A conventional ship with an easily deployable and retractable kite sail system burns less fuel than one without it. It’s a type of hybrid vehicle, that has two propulsion methods, the main reliable one, and the supplementary one, for fuel efficiency. With the system installed and the kite in use, the ship saves an estimated 15% of fuel. However:

“There’s a structural problem slowing down the process: ship owners (who have to make the investment) often don’t pay for the fuel – that’s the charterer’s duty. The charterer on the other side doesn’t charter the ship for long enough a period to make installing low-carbon, but potentially expensive, untested technologies pay back.”

The lack of carbon emissions regulations for shipping and low fuel prices have added to these difficulties. The shipping industry is responsible for around 940 million tonnes of CO2 annually, which is about 2.5% of the world’s total CO2 emissions.

A company behind these (SkySails GmbH), while technically successful at cutting shipping costs and carbon emissions, has faced economic difficulties. Since then, the company (reborn as SkySails Group GmbH) has switched to land-based airborne wind energy systems for electricity production from high-altitude winds.

What do you think? Yay or nay? Is this technology dead in the water? Not worth the effort? Will we see ships like these in the near or distant future? What needs to change?

Some good reads:

http://www.vos.noaa.gov/MWL/apr_09/skysails.shtml

https://rctom.hbs.org/submission/lets-go-fly-a-kite-skysails-and-climate-change/

poVoq
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Its cool tech, but even more important would be to prevent these ships from using dirty bunker fuel on international waters and just discharging what ever they want to get rid off into the ocean. Some steps are being taken in that direction, but there should be massive fines for anyone found in violation regardless of if it happened in national or international waters.

@beetsnuami
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I’m impressed that shows a meaningful effect at all, cargo ships are so heavy…

@zksmk
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Indeed. However, they are also very slow (usually around 30 km/h) and more importantly very slow to change that speed (cargo ships starts braking 5-10 km before port). The ships’ engines aren’t doing a ton of work themselves either, per unit of time.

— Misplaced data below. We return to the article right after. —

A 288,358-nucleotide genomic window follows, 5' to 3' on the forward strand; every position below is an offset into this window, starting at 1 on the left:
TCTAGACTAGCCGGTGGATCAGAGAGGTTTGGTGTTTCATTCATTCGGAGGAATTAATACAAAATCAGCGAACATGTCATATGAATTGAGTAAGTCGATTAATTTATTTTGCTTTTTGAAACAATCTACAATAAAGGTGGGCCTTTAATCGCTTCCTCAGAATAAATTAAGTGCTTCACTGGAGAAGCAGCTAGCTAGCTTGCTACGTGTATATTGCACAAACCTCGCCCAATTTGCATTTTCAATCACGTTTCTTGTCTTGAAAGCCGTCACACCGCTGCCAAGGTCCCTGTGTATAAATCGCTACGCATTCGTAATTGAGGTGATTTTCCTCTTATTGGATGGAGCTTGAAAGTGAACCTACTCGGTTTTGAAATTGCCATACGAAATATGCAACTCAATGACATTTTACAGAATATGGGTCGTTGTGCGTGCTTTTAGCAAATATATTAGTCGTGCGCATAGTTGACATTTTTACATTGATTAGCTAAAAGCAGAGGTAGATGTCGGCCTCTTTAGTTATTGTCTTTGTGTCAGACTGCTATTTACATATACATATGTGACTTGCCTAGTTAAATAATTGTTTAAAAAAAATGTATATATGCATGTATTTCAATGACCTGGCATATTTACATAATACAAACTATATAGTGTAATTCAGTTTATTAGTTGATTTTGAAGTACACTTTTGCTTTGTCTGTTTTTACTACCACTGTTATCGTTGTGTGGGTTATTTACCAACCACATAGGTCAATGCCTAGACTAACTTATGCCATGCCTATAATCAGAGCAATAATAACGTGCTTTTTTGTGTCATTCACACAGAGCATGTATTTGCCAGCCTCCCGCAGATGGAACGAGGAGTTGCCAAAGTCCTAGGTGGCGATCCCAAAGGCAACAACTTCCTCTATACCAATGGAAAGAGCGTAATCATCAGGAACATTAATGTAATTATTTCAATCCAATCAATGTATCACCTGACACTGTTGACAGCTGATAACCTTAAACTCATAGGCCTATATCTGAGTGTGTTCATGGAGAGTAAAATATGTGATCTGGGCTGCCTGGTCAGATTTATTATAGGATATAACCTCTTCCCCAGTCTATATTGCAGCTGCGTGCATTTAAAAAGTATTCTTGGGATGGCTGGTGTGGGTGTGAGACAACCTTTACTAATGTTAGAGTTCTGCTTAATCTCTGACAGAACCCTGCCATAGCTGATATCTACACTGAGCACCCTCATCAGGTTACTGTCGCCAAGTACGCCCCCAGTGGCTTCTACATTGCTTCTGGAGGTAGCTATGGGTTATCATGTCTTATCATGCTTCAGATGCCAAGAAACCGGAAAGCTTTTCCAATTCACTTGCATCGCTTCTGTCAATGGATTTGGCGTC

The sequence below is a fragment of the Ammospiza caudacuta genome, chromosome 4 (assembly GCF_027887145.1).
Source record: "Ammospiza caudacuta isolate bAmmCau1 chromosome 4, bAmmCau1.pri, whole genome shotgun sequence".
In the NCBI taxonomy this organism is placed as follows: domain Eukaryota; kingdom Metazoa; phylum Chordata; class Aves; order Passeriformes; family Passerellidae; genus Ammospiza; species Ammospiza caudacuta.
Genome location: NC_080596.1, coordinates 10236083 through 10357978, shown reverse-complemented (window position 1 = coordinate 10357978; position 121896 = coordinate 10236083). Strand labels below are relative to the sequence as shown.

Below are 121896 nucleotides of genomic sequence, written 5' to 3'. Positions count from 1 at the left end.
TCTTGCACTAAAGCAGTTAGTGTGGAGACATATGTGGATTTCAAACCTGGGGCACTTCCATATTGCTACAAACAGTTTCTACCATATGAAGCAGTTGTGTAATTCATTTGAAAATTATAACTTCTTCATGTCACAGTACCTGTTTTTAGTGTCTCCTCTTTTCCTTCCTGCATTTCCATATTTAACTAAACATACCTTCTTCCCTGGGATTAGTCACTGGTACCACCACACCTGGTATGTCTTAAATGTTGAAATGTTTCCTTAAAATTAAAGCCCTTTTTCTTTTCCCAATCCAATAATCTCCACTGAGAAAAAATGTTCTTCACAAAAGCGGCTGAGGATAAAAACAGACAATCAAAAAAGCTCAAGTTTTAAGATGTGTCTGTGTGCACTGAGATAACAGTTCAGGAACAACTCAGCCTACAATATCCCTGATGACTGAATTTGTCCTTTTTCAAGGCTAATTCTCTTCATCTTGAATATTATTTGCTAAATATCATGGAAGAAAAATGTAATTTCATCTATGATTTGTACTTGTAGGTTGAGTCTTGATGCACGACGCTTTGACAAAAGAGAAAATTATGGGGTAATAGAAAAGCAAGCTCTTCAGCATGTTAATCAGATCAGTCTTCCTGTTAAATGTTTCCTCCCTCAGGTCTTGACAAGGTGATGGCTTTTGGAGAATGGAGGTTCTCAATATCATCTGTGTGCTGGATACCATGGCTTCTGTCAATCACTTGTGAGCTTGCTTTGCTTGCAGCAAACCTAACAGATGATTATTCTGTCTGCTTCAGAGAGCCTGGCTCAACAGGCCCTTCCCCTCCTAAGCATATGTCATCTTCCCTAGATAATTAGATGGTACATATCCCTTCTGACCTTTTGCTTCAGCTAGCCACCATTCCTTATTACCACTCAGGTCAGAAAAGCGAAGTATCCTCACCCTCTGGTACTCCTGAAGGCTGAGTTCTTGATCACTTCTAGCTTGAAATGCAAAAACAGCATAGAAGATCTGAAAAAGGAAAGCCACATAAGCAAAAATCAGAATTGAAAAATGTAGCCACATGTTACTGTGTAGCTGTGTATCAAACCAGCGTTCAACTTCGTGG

Work per time is power in physics. A ship like this has an engine of about 100 000 horse power per google, which is about 400 cars’ worth of power. And 10th of that is about 40 cars. Which matches thereabouts a huge sail in a strong wind at large altitude in the open ocean like this, I think. Back of the envelope math checks out.

@hfkldjbuq@beehaw.org
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The company should obviously have had understood the problem, business, market very well before coming up with a solution; seems like in this step they missed it or did not do it good enough. That’s it.

@zksmk
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This is one of those situations where the free market doesn’t give desirable results, and where a government could step in and give subsidies for this goal, assuming it were serious about decreasing GHG emissions.

There would be no profit for the state, beyond less climate change, but the shipping industry would profit, having to spend less fuel.

@hfkldjbuq@beehaw.org
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government could step in and give subsidies for this goal, assuming it were serious about decreasing GHG emissions.

that and government should actually step in firmer: laws for regulating companies to much limit ghg emissions. basically

Lobby governments: Without formal regulations requiring caps on emissions, it is unlikely that shipping companies will be incentivized to invest in costly solutions. Skysail could work with organisations like the Transport and Environment organisation to promote a change in transport regulations.

https://rctom.hbs.org/submission/lets-go-fly-a-kite-skysails-and-climate-change/

but companies’ lobby for maintaining status quo, for max profit is strong… some companies are arguably more powerful than government.

To further aggravate the problem government agencies proved to be of little help to the KiteShip team and, in fact, provided much regulatory hindrance.

https://www.vos.noaa.gov/MWL/apr_09/skysails.shtml

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